You’ve heard the adage, “home safe home”. And indeed, home is what comes to mind first when you think of safety. But even your home can’t be safe enough for your toddler. One of the dangers is your child opening the door of his/her room and heading to unsafe areas such as the stairs or the outdoors. You wouldn’t be able to monitor him/her all the time.
That’s why door safety latches have come into the picture. These prevent your toddler from opening the door, and if your child is the curious kind, as most kids are, you should get these safety solutions in place. Here are 8 important things to consider when installing door safety latches in kids’ bedroom.
- Can I Just Go Ahead and Buy a Door Safety Solution?
There are many products available such as the lever handle lock, door knob lock, pinch guard, etc. But not all solutions are suitable for all homes or kids. You need to analyze what the needs of your home are. How active is your child and how great is the risk of danger should your toddler open his/her bedroom door?
- Where to Install the Door Safety Latches?
Though the headline for this article talks about door safety options for kids’ bedroom, you need to analyze where the danger lies more. You need to secure the doors to the more dangerous areas of your house, such as the storeroom, and you absolutely need to secure the doors that open to the outdoors. So if your kid’s bedroom door doesn’t open out into any dangerous area, you don’t need to secure it unnecessarily. Instead, secure the doors that matter.
- Is a DIY solution enough or do you need to buy a product from the market?
Remember, you may not need the lock guard or safety latch in your door forever. Your kid could soon outgrow the toddler stage and then these latches or guards could become a major inconvenience. If your toddler is too inquisitive and gets really hard for you to manage, you need a good product since safety is top priority. If not, you can just conjure up some DIY solution.
- What DIY solutions are out there?
If your door has a doorknob, you can get a cardboard knob guard done with scissors and some tape.
Get a strip of cardboard exceeding the width of your doorknob and long enough to be able to wrap around it as shown here.
Then make cuts on the sides with scissors to ensure the cardboard folds like a roll.
Then roll the strip.
Then roll it around the door knob and tape the ends.
When your kid tries to open the doorknob, the cardboard guard just keeps rotating without the doorknob turning.
A towel and a masking tape can help you devise a solution to keep the door from slamming shut and crushing your little one’s fingers. All you need to do is place a towel at the top of the door, close to where you have the hinges. As long as the towel is there, the door will almost close without slamming shut. There will be a gap remaining. Make sure the towel doesn’t hang too low for your child to grab it. Use the masking tape to secure the towel’s ends to the door, which will prevent it from falling off.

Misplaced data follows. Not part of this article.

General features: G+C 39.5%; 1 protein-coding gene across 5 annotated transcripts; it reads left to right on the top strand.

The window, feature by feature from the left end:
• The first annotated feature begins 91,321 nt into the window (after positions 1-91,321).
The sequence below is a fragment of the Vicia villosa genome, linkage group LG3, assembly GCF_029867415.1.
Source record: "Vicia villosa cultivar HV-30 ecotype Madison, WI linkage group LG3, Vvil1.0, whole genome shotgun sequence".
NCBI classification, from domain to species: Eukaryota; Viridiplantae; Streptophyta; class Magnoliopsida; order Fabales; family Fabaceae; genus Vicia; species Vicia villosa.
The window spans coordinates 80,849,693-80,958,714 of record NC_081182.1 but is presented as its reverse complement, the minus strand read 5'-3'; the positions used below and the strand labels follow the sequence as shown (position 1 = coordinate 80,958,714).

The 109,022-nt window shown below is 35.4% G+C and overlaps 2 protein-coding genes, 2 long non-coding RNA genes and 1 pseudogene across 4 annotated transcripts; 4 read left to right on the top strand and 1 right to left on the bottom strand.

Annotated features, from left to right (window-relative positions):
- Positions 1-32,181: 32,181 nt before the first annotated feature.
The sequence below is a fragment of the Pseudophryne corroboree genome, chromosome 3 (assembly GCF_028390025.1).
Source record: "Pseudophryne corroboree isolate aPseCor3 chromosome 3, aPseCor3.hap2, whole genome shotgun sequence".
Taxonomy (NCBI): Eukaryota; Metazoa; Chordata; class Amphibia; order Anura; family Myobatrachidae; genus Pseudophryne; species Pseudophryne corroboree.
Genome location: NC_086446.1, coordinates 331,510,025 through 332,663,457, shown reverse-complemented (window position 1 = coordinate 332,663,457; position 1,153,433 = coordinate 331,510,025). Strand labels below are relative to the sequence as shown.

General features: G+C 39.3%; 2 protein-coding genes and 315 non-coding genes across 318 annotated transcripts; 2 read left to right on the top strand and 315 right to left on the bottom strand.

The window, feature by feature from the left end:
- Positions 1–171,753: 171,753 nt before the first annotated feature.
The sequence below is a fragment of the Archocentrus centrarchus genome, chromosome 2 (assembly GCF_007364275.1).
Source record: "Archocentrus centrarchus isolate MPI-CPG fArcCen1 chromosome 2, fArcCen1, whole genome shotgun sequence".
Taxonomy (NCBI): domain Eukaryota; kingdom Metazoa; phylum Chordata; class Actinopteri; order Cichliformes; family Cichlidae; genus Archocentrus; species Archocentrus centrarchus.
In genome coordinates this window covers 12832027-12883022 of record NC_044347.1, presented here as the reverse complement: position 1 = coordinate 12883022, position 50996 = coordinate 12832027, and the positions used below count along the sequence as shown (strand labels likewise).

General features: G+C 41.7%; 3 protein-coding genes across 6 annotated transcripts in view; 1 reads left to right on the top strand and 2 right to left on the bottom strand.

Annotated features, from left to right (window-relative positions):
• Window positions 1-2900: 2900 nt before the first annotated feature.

- Are door knob locks effective?
If your door has door knobs and not a lever handle, and you don’t prefer the earlier suggested DIY solution, you need to go for door knob locks. They can be very effective, but you can’t quite discount the fact that as toddlers keep growing they get more inquisitive and intelligent by the day and could perhaps figure out a way to get through these guards, though that’s rare chance.
The door knob lock mentioned in Parent Guide looks like this:
This particular version is difficult for your toddler to figure out since it needs to be pinched to open. It is easily installable and fits on standard knobs.
- My toddler’s door doesn’t have a knob, but a lever. What then?
Even levers have locks available. The lever handle locks fit over the handle like the knob lock above.
This too needs to be pinched to open and is easily installable.
- Are there kid safety solutions apart from knob and handle locks?
Yes, there are other smart solutions such as the pinch guard. This is the solution you need if you’re more worried about your child jamming his/her finger in a slamming door. Kids are active, and the more active they are, the greater is their tendency to bump into something or get their fingers in dangerous places.
The pinch guard is shaped like a “c” and can be fixed to any hinged door. It is easily attachable, doesn’t require any structural modifications to your door and is very effective. Make sure you attach it reasonably higher.
- Do I need to secure anything else apart from doors?
Cabinet doors should also be secured if they contain potentially dangerous items inside. You have child safety latches for cabinets that can be easily installed.
These can successfully prevent your kids from opening them and accessing potentially dangerous stuff.
Now you have just the information you need to keep your home secure for your precious little ones. Analyze your need and choose the appropriate solution.